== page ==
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The problem of poverty – What is it and how to solve it

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  1. Introduction
  2. The investigation of poverty
  3. The roots or causes of poverty
  4. Poverty eradication
  5. Conclusion
  6. Bibliography

The study of poverty is an interesting one as it is a broad term and there are many different types of poverty. Within the study of this subject, there are some key points to remember. To begin with, poverty is relative, as it is a concept that very much depends on whom one is surrounded by. If everyone in a group experiences the same circumstances then the notion of wealth and poverty is unclear. In fact, poverty is something that exists only in relation to realized quantities and expectations. Poverty is not something that is limited to the world's poorest areas; it occurs in all races and in all parts of the world. Being in poverty is not the result of a clear cut distinction either, as the notion of economic class falls on a continuous line. (Wratten, 1995). Additionally, situational poverty is distinct from generational poverty, as the former is a consequence of circumstance like death, illness or divorce and usually lasts for a shorter period of time, while generational poverty is something that afflicts people for generations. (Brady, 2003). Of course these insights are based on patterns and there are exceptions to all patterns. This report will examine exactly what poverty is, and how it should be measured. It will then discuss the roots or causes of this problem, and who or what agent(s) have obligations to alleviate, diminish or eradicate poverty, and what reasons there are for this obligation.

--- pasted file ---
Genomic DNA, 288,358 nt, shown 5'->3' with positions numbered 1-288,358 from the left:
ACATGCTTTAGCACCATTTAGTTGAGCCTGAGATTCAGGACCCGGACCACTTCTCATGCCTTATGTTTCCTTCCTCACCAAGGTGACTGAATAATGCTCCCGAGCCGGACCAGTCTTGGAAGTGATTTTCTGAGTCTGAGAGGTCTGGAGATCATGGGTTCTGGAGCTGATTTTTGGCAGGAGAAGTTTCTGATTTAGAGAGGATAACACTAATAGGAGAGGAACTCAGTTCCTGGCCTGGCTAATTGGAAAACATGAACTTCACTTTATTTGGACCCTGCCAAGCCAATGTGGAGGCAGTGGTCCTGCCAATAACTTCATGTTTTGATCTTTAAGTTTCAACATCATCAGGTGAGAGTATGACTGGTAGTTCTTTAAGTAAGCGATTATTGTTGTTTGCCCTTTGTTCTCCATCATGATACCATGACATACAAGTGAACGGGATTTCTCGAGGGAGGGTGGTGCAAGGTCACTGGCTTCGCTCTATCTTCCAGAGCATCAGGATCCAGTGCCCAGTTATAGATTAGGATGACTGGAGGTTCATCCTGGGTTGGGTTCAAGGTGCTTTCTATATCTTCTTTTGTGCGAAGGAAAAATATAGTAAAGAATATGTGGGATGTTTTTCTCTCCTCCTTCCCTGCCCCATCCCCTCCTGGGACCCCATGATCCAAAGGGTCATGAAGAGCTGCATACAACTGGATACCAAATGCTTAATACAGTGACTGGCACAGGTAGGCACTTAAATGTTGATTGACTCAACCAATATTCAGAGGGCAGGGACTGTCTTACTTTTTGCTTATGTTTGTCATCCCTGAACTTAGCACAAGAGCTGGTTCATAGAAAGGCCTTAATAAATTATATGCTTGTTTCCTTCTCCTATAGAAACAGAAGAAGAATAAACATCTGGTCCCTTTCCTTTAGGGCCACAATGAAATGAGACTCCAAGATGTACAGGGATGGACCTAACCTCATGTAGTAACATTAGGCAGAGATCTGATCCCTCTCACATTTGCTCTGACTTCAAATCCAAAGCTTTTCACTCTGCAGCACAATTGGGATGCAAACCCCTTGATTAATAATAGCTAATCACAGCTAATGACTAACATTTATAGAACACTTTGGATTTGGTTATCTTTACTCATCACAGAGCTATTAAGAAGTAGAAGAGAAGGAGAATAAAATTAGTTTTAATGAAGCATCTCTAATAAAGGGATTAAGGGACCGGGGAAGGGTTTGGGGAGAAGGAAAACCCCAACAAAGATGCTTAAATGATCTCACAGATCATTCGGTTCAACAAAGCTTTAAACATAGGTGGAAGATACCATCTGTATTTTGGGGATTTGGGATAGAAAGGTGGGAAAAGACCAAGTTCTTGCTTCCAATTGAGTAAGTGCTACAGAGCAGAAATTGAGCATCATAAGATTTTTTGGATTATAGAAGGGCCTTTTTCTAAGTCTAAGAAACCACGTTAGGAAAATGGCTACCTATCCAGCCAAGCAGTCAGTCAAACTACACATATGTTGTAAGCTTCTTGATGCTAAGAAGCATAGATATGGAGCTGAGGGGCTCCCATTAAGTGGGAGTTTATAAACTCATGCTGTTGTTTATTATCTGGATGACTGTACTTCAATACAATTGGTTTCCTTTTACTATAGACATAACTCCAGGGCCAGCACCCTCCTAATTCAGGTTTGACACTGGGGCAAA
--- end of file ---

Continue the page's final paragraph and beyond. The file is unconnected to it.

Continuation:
[...] Research On Aging, vol no pp. 487- 510. Brady, D. & Kall, D. (September 2008). Nearly universal, but somewhat distinct: The feminization of poverty in affluent Western democracies, 1969-2000. Social Science Research, vol no pp. 976-1007. Goldberg, G.S. & Kremen, E. (1990). The Feminization of Poverty: Only in America? Westport, CT: Greenwood Publishing Group. Hartman, C. (1996). Double Exposure: Poverty and Race in America. Armonk, NY: M.E. Sharpe. Iceland, J. (2006). Poverty in America: A Handbook. [...]

[...] When seeking to identify the roots or causes of poverty, it is worthwhile to examine poverty in terms of two categories: situational poverty and generational poverty. Generational poverty is more systematic and it has its own distinct culture, rules and belief systems. One of the main indicators of whether a situation is generational or situation is the dominant attitude. Those who are afflicted by generational poverty typically have a mindset that society owes them a living, whereas situational poverty is one that involves people who have been afflicted with unfortunate circumstances, but they still have pride and they understand the value in making a living for oneself. [...]

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